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Contributing to this article: Paola Bassanese & Charlotte Howell
Hurts’ epic, electronic sound captures a mix of influences of 70s Krautrock, 80s New Wave and 90s R&B whilst injecting edgy and arty themes to create synth pop that manages to sound modern and groundbreaking.
Duo Theo Hutchcraft and Adam Anderson reached almost overnight success as Hurts and continue to be one of the most interesting and exciting bands in the UK and worldwide. Hurts’ first two albums ‘Happiness’ and ‘Exile’ flew to top ten charts across Europe and recent album ‘Surrender’ has also received critical and public acclaim.
Pioneers of the rebirth of British synth-pop Hurts have taken the sound of some of Britain’s biggest bands of the past and created their own form of moody, brooding modern indie music. Their sound only appears to be getting bigger and is constantly evolving into timeless pop anthems.
Essential Albums: ‘The Magic Position’, ‘The Bachelor’, ‘Lupercalia’
Essential Tracks: ‘The Magic Position’, ‘Hard Times’, ‘The City’
Multi-instrumentalist and delicate poet, Patrick Wolf is the ultimate experimentalist and armed with his heavily produced electronic backing, Wolf creates equally as deep and artistic soundscapes as Hurts but with more subtle and delicate productions.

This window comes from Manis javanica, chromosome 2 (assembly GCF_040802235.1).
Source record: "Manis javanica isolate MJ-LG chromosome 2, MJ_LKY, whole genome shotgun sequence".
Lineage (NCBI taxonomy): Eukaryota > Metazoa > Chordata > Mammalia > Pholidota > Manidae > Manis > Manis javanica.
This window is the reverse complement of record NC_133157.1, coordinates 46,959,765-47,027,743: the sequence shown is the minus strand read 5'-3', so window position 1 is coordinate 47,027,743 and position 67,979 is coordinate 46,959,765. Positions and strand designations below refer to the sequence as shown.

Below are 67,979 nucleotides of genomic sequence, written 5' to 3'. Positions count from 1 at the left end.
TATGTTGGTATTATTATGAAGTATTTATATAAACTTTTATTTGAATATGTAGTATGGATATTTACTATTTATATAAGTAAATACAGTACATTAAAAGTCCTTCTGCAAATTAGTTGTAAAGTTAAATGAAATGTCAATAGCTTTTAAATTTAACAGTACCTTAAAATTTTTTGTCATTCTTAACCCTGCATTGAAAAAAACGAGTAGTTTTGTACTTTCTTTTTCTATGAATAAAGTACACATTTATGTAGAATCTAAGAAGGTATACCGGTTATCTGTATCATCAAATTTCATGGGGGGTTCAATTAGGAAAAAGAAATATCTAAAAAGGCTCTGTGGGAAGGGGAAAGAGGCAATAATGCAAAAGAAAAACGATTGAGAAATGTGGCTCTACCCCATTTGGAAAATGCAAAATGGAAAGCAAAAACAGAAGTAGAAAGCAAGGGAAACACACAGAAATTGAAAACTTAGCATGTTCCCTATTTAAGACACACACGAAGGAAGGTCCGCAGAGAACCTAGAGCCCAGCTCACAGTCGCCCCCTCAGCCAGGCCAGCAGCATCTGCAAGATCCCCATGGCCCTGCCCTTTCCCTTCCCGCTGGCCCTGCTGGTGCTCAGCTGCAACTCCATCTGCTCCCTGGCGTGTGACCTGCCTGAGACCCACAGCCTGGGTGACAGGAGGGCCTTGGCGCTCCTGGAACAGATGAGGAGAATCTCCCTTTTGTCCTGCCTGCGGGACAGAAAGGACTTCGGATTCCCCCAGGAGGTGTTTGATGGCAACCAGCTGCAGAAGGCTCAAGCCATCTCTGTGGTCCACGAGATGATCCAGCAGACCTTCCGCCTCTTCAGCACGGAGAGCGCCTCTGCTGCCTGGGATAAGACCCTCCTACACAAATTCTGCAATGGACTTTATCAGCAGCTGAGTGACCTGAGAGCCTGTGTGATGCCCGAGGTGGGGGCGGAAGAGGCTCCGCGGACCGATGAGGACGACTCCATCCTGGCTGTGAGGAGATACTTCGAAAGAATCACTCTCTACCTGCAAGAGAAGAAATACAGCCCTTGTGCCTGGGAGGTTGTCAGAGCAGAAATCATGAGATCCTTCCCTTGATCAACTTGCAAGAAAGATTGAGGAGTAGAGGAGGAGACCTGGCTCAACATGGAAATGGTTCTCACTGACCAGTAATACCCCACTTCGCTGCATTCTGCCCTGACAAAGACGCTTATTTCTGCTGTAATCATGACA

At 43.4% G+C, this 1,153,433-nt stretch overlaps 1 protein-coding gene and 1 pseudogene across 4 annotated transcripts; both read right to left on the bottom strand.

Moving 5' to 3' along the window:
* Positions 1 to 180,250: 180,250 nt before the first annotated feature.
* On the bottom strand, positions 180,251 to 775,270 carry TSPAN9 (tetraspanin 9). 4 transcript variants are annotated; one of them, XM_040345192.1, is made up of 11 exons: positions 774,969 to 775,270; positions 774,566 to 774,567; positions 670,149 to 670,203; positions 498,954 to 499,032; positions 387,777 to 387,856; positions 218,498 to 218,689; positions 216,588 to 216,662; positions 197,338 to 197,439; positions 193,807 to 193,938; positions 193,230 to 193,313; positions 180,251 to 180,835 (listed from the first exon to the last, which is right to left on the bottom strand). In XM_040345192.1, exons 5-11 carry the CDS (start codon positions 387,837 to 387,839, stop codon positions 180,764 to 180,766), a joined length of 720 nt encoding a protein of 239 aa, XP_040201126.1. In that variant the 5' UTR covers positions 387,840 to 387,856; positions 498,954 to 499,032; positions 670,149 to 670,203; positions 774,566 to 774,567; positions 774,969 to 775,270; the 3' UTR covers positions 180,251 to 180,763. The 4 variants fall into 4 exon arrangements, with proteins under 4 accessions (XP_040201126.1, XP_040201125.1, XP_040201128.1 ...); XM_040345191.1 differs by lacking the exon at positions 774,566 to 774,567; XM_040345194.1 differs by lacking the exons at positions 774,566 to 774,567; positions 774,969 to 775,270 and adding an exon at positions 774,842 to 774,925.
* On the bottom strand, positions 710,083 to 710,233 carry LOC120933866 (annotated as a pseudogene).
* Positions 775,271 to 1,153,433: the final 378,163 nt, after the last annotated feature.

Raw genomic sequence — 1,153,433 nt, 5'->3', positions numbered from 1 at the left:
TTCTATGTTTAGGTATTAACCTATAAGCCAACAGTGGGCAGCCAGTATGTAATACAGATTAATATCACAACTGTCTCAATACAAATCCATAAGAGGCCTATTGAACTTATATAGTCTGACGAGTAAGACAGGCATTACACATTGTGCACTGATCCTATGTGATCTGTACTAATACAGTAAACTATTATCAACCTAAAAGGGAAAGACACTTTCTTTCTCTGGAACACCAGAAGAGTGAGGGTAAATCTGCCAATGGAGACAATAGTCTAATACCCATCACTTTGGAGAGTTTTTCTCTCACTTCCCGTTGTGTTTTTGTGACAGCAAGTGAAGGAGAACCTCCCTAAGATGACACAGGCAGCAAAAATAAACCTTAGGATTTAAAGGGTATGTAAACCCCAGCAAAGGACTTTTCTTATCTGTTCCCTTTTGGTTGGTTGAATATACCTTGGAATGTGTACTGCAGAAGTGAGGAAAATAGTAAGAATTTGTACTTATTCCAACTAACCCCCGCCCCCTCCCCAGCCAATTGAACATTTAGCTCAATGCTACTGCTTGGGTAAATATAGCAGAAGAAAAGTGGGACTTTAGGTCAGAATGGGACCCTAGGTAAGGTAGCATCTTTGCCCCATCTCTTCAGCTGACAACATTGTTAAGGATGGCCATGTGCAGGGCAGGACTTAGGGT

Hurts have remixed several of Patrick Wolf’s hits and the two acts have shared several stages together whilst touring. Hurts and Patrick Wolf share tinges of new romantic sounds and blissfully full sounding anthems.
Essential Albums: ‘To Lose My Life’, ‘Ritual’, ‘Big TV’
Essential Tracks: ‘Death’, ‘Fairwell to the Fairground’, ‘Bigger Than Us’, ‘There Goes Our Love Again’
Dark and uplifting, White Lies’ post-punk attitude creates a Gothic sounding ambiance that along with their deep brooding vocals evoke a similar atmosphere and equally catchy and anthemic sound as Hurts, whilst stopping short of fully engaging with Hurts’ synthesizers.
Sharing the influence of 80s band Depeche Mode, Hurts and White Lies capture the essence of the band’s stadium filling power and along with the two groups equally low and foreboding vocals share an ambiance that evokes great bands of the past.
Essential Albums: ‘Complete Me’, ‘Completely Me’, ‘For You’
Essential Tracks: ‘Better Off as Two’, ‘Confusion Girl’, ‘Do it in the AM’, ‘These Streets’
Electro-pop wizard Vincent James Turner, AKA Frankmusik, creates the kind of synth pop romanticism that evokes everything that catchy and fun about electro pop, whilst keeping an element of the darkness that is laced throughout Hurts’ music.